2,600 prisoners vaccinated after cases of Hepatitis A reported in Orange County Jail

The Department of Health vaccinated prisoners Wednesday at the Orange County Jail after four cases of hepatitis A were reported, Orange County Jail officials said.
The Department of Health vaccinated prisoners Wednesday at the Orange County Jail after four cases of hepatitis A were reported, Orange County Jail officials said.
County officials said they are dealing with hepatitis A issues.
“There have been four inmates who tested positive for the hep A virus, one of whom has been released,” a jail representative told Channel 9 reporter Shannon Butler.
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ORANGE COUNTY, Fla. — TRENDING NOW

The vaccinations are being given to prevent an outbreak, jail officials said.
“All newly arrested inmates are offered the vaccination,” the representative said. “The jail and medical staff are taking necessary precautions and following all protocols, and we are taking direction from the health department.”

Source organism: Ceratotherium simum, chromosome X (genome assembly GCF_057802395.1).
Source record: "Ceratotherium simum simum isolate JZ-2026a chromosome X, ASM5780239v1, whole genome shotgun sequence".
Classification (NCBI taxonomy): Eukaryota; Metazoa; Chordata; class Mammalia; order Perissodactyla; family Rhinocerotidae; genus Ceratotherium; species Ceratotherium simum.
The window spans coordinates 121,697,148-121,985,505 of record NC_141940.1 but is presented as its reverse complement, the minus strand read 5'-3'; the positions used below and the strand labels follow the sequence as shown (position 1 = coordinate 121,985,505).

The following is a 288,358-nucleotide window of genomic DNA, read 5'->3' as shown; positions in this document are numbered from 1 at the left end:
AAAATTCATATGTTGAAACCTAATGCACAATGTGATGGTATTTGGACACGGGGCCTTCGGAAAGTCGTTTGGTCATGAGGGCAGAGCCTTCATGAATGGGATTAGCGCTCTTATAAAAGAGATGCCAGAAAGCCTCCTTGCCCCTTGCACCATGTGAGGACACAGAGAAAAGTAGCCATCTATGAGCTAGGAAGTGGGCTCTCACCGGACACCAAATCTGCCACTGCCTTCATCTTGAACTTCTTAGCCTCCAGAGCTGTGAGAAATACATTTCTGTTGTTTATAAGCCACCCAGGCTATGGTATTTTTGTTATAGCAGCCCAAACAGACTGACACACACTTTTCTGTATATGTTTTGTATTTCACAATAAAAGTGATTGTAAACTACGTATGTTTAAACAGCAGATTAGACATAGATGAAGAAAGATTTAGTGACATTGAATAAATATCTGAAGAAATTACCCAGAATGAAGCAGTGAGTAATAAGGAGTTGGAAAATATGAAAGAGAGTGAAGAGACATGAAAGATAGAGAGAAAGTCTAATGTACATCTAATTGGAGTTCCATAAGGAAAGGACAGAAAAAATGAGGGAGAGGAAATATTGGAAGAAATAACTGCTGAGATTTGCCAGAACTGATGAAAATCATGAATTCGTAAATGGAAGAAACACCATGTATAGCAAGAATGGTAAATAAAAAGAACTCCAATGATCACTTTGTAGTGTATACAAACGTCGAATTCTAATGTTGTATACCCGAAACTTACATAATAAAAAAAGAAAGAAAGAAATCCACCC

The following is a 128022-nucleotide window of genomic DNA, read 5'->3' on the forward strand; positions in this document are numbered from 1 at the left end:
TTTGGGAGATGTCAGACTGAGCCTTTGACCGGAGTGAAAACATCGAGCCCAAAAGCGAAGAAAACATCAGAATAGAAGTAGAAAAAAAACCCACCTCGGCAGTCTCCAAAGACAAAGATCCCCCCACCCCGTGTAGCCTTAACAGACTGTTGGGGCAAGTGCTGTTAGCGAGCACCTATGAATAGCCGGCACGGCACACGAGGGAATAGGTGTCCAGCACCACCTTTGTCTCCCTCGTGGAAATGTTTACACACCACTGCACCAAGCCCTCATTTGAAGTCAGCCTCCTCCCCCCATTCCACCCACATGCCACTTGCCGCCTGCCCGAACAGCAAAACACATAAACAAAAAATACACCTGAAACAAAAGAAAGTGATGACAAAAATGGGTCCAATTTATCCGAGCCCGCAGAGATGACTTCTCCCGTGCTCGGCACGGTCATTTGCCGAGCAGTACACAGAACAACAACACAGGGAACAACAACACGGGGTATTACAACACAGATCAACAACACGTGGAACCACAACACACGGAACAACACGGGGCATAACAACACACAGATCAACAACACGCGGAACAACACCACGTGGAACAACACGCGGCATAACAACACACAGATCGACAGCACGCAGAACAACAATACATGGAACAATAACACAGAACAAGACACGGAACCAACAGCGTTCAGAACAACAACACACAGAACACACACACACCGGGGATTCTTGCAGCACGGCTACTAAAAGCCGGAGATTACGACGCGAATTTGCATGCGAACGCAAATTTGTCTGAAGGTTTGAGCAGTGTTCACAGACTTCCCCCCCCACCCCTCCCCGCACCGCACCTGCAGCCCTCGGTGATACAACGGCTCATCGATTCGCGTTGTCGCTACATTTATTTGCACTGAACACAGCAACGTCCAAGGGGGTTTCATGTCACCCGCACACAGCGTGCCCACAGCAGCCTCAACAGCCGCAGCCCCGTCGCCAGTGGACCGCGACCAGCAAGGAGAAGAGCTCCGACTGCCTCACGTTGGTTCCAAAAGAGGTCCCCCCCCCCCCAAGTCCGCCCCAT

There are 2,600 inmates at the jail.
Hepatitis A outbreaks have been reported throughout the nation, including Ohio, North Carolina and Louisiana.

Read those stories: Ohio | North Carolina | Louisiana

Earlier this month, the FDA released a warning about certain chocolates that could have been contaminated with hepatitis A.

According to mayoclinic.org, the symptoms of hepatitis A are as follows:

- Fatigue
- Sudden nausea and vomiting
- Abdominal pain or discomfort, especially on the upper right side beneath your lower ribs (by your liver)
- Clay-colored bowel movements
- Loss of appetite
- Low-grade fever
- Dark urine
- Joint pain
- Yellowing of the skin and the whites of your eyes (jaundice)
- Intense itching
Health officials said that hepatitis A signs and symptoms usually do not appear until a person has had the virus for a few weeks, but not everyone with the virus develops symptoms.
What’s the difference between Hepatitis A and Hepatitis B? (Source: mayoclinic.org)
Hepatitis A is caused by a virus that infects liver cells and causes inflammation. The inflammation can affect how your liver works and cause other signs and symptoms of hepatitis A.
The virus most commonly spreads when you eat or drink something contaminated with fecal matter, even just tiny amounts. It does not spread through sneezing or coughing.  A person can also get the virus through sexual intercourse.
Hepatitis B infection is caused by the hepatitis B virus (HBV). The virus is passed from person to person through blood, semen or other body fluids. It does not spread by sneezing or coughing.